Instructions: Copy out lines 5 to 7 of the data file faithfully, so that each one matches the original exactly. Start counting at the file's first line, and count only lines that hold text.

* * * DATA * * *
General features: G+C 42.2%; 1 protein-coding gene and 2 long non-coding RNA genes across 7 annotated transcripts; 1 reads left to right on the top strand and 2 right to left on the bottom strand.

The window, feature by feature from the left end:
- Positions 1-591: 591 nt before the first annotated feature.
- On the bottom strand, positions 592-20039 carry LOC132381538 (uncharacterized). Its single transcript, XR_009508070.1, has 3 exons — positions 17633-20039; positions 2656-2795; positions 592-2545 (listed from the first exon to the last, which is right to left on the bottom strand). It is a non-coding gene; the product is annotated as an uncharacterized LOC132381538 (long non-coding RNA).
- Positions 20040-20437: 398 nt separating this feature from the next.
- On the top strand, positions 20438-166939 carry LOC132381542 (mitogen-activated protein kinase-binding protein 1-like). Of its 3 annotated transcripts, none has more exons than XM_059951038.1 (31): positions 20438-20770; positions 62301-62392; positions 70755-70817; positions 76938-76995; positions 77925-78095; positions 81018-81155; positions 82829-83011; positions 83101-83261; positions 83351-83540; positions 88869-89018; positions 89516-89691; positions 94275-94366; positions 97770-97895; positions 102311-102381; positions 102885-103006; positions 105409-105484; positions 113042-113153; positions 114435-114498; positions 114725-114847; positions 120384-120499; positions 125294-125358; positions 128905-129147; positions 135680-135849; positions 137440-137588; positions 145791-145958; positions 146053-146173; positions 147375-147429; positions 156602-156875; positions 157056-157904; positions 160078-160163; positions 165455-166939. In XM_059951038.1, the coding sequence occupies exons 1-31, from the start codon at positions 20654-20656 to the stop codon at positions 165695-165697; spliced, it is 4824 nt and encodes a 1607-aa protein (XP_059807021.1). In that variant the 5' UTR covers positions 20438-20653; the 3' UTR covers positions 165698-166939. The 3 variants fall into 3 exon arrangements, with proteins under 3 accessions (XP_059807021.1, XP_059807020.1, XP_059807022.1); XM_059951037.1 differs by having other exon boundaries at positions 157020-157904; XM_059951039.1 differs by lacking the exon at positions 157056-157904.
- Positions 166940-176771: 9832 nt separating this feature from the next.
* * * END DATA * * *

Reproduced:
- Positions 20040-20437: 398 nt separating this feature from the next.
- On the top strand, positions 20438-166939 carry LOC132381542 (mitogen-activated protein kinase-binding protein 1-like). Of its 3 annotated transcripts, none has more exons than XM_059951038.1 (31): positions 20438-20770; positions 62301-62392; positions 70755-70817; positions 76938-76995; positions 77925-78095; positions 81018-81155; positions 82829-83011; positions 83101-83261; positions 83351-83540; positions 88869-89018; positions 89516-89691; positions 94275-94366; positions 97770-97895; positions 102311-102381; positions 102885-103006; positions 105409-105484; positions 113042-113153; positions 114435-114498; positions 114725-114847; positions 120384-120499; positions 125294-125358; positions 128905-129147; positions 135680-135849; positions 137440-137588; positions 145791-145958; positions 146053-146173; positions 147375-147429; positions 156602-156875; positions 157056-157904; positions 160078-160163; positions 165455-166939. In XM_059951038.1, the coding sequence occupies exons 1-31, from the start codon at positions 20654-20656 to the stop codon at positions 165695-165697; spliced, it is 4824 nt and encodes a 1607-aa protein (XP_059807021.1). In that variant the 5' UTR covers positions 20438-20653; the 3' UTR covers positions 165698-166939. The 3 variants fall into 3 exon arrangements, with proteins under 3 accessions (XP_059807021.1, XP_059807020.1, XP_059807022.1); XM_059951037.1 differs by having other exon boundaries at positions 157020-157904; XM_059951039.1 differs by lacking the exon at positions 157056-157904.
- Positions 166940-176771: 9832 nt separating this feature from the next.